Ice-cold college dean Susan Middlecott feels there's no room in her life for romance. Enter Prof. Alec Stevenson, British lecturer on astronomy, touring North America and in possession of a... See full summary »
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Marsha Meredith, an attorney-at-law, is nominated for a Federal judgeship, but her nomination is opposed by a 'Good-Government' group who think her divorce makes her unfit for the job. This... See full summary »
On the eve of World War II (1939) English officer Ralph Denistoun is in Nazi Germany on an espionage mission to recover a poison gas formula from Prof. Krosigk. He is helped by Lydia and ... See full summary »
A woman, who just divorced her husband is walking down the aisle to marry for a second time, faints. She discovers that she is pregnant by her husband. She must decide whether she wants to go back to him or marry her lover.
Ice-cold college dean Susan Middlecott feels there's no room in her life for romance. Enter Prof. Alec Stevenson, British lecturer on astronomy, touring North America and in possession of a keepsake of Susan's he wants to return. Desperate for publicity, lecture bureau press agent Teddy Evans magnifies this into a great romance. The efforts of both dignified principals to quash the story have the opposite effect; matters get more and more involved... Written by
Rod Crawford <email@example.com>
"Lux Radio Theater" broadcast a 60 minute radio adaptation of the movie on October 23, 1950 with Rosalind Russell reprising her film role. See more »
Prof. Alec Stevenson:
You are the coldest woman I've ever met in my life! Miss Middlecott, I made a sad mistake when I brought you that locket. What I should have brought you is a suit of long woolen underwear.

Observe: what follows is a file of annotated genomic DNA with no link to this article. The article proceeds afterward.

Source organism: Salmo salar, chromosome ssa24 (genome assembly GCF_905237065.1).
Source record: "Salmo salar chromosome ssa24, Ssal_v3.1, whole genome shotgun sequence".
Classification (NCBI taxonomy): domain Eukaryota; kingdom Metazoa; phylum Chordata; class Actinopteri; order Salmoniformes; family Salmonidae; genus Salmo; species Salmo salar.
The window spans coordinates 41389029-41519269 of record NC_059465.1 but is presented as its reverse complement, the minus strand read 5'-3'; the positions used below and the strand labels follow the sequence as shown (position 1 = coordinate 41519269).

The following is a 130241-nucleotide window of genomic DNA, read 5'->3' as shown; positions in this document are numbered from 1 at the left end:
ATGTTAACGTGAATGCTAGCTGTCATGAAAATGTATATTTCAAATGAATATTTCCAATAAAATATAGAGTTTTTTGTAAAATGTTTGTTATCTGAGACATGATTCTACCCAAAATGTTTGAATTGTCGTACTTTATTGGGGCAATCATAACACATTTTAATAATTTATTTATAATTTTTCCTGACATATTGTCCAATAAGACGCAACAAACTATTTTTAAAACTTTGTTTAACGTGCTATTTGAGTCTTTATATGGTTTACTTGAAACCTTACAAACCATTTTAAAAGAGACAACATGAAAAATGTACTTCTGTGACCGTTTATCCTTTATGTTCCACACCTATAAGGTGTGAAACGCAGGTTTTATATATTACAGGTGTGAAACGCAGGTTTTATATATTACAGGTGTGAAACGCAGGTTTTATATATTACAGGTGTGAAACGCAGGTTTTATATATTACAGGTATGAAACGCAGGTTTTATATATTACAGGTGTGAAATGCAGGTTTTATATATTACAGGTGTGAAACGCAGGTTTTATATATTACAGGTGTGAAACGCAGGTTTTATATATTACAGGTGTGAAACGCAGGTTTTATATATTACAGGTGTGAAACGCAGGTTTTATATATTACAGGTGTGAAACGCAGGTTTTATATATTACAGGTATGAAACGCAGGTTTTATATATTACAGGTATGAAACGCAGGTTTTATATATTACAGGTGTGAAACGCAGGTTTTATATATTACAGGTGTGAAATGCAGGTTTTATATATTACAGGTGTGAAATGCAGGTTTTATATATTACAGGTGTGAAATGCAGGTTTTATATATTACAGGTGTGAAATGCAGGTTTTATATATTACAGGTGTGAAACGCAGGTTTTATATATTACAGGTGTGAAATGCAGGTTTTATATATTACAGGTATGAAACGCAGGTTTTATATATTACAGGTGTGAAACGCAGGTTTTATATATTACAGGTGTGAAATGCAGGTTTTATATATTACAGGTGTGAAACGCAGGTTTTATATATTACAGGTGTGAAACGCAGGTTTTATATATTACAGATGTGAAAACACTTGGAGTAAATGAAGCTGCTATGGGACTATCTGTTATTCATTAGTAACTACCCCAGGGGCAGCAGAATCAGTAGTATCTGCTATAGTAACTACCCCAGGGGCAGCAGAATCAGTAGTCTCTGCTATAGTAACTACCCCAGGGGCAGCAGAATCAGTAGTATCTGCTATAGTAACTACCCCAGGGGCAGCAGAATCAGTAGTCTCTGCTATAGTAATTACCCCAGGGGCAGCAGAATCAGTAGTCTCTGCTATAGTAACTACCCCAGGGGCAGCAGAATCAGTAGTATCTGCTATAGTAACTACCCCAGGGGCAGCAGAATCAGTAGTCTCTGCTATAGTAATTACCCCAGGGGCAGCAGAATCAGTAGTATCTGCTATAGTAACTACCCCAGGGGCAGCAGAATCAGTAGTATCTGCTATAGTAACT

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Typical '40s unmarried woman with no room for romance
Major slapstick is the highlight of "A Woman of Distinction," a 1950 film starring Rosalind Russell, Ray Milland, Edmund Gwenn and Janis Carter. Russell has one of her uptight, cold women roles so often depicted in the '40s. You know the one, no room or time for romance until a man melts her down. The melter here is Ray Milland.
Russell is the dean of a girls' school in New England; Milland plays a visiting British astronomer. Will she succumb to his charms? Sure, after she beats him with her handbag, and she's sprayed with water, smeared with mud, and falls out of chairs. Wouldn't you? The laughs are all supposed to come from the slapstick; in truth, there's not too much of a script, and what's there is predictable and derivative. The cast is likable, and Russell proves she can do just about anything. In the end, it's not much of a movie.
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